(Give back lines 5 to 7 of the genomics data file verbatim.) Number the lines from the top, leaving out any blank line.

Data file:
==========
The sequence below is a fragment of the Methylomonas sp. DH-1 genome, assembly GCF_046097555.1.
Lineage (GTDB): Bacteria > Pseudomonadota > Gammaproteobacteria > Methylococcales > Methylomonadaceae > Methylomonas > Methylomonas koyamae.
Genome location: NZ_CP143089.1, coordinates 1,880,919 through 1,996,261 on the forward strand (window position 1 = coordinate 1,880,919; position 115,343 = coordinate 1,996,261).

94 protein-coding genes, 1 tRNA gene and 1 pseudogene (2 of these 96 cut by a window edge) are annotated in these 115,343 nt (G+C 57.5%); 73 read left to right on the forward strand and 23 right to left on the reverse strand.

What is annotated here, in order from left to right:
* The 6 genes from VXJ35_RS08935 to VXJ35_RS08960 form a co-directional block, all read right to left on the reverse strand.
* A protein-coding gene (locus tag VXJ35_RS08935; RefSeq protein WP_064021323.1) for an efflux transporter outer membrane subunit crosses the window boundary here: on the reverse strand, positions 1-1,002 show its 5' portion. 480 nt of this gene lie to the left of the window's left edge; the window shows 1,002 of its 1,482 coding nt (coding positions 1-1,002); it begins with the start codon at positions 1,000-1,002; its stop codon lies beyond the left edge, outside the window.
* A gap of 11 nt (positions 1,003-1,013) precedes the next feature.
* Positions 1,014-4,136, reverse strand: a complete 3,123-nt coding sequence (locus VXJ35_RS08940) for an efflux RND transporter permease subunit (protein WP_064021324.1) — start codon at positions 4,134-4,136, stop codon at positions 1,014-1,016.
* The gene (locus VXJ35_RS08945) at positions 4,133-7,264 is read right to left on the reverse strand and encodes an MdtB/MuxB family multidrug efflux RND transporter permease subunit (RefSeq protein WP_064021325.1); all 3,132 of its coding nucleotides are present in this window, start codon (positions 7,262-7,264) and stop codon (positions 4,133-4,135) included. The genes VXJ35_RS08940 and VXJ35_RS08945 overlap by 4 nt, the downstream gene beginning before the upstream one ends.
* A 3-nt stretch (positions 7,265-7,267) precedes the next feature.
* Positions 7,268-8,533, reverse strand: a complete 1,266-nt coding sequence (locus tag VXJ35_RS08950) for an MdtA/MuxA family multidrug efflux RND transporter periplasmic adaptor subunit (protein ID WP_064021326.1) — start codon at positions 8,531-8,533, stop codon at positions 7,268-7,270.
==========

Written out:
What is annotated here, in order from left to right:
* The 6 genes from VXJ35_RS08935 to VXJ35_RS08960 form a co-directional block, all read right to left on the reverse strand.
* A protein-coding gene (locus tag VXJ35_RS08935; RefSeq protein WP_064021323.1) for an efflux transporter outer membrane subunit crosses the window boundary here: on the reverse strand, positions 1-1,002 show its 5' portion. 480 nt of this gene lie to the left of the window's left edge; the window shows 1,002 of its 1,482 coding nt (coding positions 1-1,002); it begins with the start codon at positions 1,000-1,002; its stop codon lies beyond the left edge, outside the window.